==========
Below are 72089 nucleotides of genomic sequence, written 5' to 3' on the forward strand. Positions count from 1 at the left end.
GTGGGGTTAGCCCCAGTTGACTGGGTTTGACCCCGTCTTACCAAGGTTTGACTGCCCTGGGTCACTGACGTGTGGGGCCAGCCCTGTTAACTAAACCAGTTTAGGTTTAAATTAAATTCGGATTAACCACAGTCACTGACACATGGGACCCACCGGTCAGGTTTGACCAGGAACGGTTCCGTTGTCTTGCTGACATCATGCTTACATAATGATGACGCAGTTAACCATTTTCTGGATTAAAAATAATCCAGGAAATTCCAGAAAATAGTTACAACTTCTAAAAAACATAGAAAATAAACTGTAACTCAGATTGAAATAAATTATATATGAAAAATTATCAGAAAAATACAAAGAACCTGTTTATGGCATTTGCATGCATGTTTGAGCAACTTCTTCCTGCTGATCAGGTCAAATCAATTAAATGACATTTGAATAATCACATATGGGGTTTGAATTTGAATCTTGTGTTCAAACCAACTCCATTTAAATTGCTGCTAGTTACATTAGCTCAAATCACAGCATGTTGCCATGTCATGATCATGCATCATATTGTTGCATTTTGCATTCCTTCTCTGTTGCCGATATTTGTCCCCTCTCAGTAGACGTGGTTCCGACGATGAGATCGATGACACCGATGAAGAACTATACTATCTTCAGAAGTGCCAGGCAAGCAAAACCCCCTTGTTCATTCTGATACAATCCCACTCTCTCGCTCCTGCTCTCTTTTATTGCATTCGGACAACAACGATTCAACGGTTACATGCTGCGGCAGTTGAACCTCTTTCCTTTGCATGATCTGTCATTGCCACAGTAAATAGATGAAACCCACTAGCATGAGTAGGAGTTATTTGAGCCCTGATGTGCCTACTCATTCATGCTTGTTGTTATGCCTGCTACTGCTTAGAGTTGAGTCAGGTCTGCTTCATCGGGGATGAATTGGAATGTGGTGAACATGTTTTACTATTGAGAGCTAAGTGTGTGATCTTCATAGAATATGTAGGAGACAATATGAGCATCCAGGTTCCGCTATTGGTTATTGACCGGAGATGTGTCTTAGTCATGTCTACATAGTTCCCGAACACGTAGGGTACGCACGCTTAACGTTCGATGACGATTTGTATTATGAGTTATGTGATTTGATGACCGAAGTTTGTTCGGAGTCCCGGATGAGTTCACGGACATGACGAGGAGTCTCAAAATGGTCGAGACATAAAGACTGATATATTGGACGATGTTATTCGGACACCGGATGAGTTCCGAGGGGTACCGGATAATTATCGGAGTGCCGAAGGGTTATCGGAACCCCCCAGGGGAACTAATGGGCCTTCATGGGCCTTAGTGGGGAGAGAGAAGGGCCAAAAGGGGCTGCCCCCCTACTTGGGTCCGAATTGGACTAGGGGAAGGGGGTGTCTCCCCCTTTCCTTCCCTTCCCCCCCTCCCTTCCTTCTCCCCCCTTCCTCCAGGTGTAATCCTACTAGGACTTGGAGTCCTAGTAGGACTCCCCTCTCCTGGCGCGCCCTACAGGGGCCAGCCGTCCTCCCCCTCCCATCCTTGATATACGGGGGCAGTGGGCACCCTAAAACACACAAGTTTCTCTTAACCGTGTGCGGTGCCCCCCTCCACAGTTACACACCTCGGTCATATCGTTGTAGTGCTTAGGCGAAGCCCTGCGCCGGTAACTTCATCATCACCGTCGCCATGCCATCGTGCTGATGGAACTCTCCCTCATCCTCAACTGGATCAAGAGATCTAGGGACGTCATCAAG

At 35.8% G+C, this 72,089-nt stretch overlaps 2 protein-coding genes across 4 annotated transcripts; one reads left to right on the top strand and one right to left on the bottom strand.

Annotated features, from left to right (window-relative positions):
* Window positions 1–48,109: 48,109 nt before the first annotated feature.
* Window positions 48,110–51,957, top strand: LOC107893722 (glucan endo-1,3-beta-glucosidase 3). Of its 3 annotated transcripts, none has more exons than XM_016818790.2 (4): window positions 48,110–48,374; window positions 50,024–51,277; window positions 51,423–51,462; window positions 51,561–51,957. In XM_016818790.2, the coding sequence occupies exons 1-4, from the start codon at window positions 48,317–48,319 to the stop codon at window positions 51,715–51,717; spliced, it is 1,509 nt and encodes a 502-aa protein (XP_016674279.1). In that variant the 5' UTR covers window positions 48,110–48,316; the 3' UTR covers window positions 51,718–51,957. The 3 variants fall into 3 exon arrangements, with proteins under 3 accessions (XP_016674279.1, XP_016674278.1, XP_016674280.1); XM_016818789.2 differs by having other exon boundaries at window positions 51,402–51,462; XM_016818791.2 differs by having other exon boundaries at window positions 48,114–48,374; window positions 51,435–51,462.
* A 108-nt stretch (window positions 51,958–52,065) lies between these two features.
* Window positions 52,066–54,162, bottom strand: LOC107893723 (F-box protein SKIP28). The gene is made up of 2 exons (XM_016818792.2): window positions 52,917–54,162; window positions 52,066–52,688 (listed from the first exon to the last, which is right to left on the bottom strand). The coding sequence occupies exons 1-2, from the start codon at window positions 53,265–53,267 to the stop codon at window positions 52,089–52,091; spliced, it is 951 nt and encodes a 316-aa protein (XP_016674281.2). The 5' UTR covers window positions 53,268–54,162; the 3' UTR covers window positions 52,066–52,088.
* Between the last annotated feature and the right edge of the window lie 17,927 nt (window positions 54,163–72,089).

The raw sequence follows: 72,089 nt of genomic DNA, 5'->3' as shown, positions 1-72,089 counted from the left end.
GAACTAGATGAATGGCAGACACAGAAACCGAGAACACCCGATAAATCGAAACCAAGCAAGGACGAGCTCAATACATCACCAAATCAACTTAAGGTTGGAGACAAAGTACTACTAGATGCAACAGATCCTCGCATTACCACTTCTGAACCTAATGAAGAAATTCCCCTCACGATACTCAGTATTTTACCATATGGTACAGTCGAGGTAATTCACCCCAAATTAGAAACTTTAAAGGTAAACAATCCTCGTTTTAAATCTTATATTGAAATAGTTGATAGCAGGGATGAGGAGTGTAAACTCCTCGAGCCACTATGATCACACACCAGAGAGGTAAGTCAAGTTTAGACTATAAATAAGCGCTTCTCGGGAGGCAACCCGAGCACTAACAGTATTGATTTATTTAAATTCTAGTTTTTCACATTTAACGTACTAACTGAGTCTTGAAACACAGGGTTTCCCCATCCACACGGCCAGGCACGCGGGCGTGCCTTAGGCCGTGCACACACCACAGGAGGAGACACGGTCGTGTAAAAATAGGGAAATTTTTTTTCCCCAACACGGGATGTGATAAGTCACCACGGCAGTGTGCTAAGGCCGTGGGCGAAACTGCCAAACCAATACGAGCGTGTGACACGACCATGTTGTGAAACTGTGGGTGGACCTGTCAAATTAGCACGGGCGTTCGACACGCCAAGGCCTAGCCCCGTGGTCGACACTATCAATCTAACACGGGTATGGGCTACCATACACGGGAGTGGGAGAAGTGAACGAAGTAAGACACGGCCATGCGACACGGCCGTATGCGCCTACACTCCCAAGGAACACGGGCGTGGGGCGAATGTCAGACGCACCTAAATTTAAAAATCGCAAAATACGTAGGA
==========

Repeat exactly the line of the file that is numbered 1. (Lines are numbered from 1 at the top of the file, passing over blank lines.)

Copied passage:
Below are 72089 nucleotides of genomic sequence, written 5' to 3' on the forward strand. Positions count from 1 at the left end.